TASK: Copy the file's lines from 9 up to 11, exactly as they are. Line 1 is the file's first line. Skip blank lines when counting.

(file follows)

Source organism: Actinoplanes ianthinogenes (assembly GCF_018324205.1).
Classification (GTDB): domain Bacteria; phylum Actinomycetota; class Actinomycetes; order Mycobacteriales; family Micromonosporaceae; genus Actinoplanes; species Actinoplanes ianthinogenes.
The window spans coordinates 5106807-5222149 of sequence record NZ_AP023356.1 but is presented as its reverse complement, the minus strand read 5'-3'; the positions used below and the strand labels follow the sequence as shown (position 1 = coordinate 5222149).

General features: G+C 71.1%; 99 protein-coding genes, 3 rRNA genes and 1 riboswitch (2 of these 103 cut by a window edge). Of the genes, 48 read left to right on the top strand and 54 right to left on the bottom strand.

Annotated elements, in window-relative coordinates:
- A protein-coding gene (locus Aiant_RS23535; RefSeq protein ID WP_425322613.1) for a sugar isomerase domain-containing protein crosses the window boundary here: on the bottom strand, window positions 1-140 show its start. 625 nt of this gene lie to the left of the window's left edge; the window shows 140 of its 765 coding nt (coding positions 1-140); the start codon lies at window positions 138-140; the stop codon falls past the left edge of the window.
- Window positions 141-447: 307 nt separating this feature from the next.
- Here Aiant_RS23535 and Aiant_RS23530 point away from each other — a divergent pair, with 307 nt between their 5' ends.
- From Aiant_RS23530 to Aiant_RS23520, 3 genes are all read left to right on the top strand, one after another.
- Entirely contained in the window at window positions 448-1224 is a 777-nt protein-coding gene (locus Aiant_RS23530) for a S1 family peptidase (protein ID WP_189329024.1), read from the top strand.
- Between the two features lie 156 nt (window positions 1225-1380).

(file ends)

- From Aiant_RS23530 to Aiant_RS23520, 3 genes are all read left to right on the top strand, one after another.
- Entirely contained in the window at window positions 448-1224 is a 777-nt protein-coding gene (locus Aiant_RS23530) for a S1 family peptidase (protein ID WP_189329024.1), read from the top strand.
- Between the two features lie 156 nt (window positions 1225-1380).